Wednesday, June 16, 2010
Why is it so difficult to be vulnerable? I lived through something rather traumatic this year, something that utterly changed my life and yet, when people ask me about it, I generally say, "Well, it was a tough couple of months, but..." and I proceed to list off the positive things that have been happening since the quake. A few of my friends have received a proper picture of how I am and how I've been affected, but for some reason, it is very hard for me to be honest about it all.
Part of the problem is that until recently, I thought that I had pretty much moved on. But now that I have left Haiti and am forced by sheer distance to stop working and to look at the earthquake from a different angle, I am hit by a truckload of emotions. All the grief, the hurt, the anger, the confusion, and the guilt just come rushing back. My good friend Marc has gently argued with me every time I see him that I have been working too much since the earthquake but I would just respond that there is a ton to do and I can't stop. But that wasn't it. I realize now that I was working nonstop because to stop working, to stop doing meant that I might start thinking. Thinking meant that I would have to face all those quake-emotions all over again. And facing quake-emotions hurts. So I kept myself busy, even on my few days off. Always busy, always doing something so that I wouldn't cry, so that I wouldn't see the faces of my victims in my mind.
I feel sheepish saying this, but I have not recovered yet. As I drove down the 2 mile dirt road leading to Chop Point, I surprised myself by suddenly bursting into tears. I cried the whole way, guilty at being able to leave the rubble for this peaceful place, guilty at feeling so happy to be here. There was something else too and it took me a while to figure it out: I was grieving the death of the Keziah Furth who worked at camp for the past 3 years. Deep down, I am not the same person. I suppose you can't live through something of this magnitude and not feel changed.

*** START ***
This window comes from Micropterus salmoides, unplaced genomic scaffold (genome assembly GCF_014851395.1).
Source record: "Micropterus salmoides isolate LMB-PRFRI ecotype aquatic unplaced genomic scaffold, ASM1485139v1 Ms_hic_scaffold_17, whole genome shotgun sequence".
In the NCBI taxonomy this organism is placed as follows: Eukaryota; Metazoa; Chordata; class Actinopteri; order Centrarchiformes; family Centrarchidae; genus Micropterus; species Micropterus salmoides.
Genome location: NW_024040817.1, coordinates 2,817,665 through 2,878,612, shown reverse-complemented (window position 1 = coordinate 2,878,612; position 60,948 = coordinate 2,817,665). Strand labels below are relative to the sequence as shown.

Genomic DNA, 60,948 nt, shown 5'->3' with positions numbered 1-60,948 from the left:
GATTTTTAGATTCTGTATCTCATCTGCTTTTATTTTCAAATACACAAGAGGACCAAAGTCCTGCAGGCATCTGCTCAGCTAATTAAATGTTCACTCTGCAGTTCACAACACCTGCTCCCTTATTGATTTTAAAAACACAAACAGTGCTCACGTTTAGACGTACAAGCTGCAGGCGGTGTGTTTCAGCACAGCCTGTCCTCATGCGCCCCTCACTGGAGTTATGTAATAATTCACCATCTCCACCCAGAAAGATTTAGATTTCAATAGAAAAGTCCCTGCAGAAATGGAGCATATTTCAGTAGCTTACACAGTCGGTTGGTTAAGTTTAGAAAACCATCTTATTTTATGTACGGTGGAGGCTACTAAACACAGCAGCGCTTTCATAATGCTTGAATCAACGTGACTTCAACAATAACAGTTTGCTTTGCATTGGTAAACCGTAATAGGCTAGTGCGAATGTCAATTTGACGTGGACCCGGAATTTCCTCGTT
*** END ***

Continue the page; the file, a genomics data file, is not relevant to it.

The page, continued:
I am forcing myself to do less and to think more. It's good, but it isn't fun. Sometimes I feel the weight of 300,000 deaths so heavily that I can barely breathe. Sometimes I can't stand the memory of those who died in my field and the fact that I was too occupied with other victims to give them the dignity in passing that they deserved. Sometimes my soul aches thinking about the mothers of Lovenide, Peterson, and Memene, little patients of mine who died. Sometimes I cry out of fear, not fear for safety, but fear of never fully dealing with this and fear of losing my poise at inopportune moments.
It has taken time, but I can say that God loves me and actually mean it. I can also say with utmost confidence that most of my life I have kept God in a little box and He simply does not fit. He's bigger and more complex than anything I can dictate for Him. So I've let Him out of the box. But I'm not sure what to do with Him now that He's out. He overwhelms me, awes me, confuses me. I can't talk to Him or relate to Him in the same way that I did before the earthquake, but I trust that at some point, He will re-teach me how to love Him back. For now, I just keep telling Him, "I don't understand You. Help me to understand." I think, I hope, that's enough.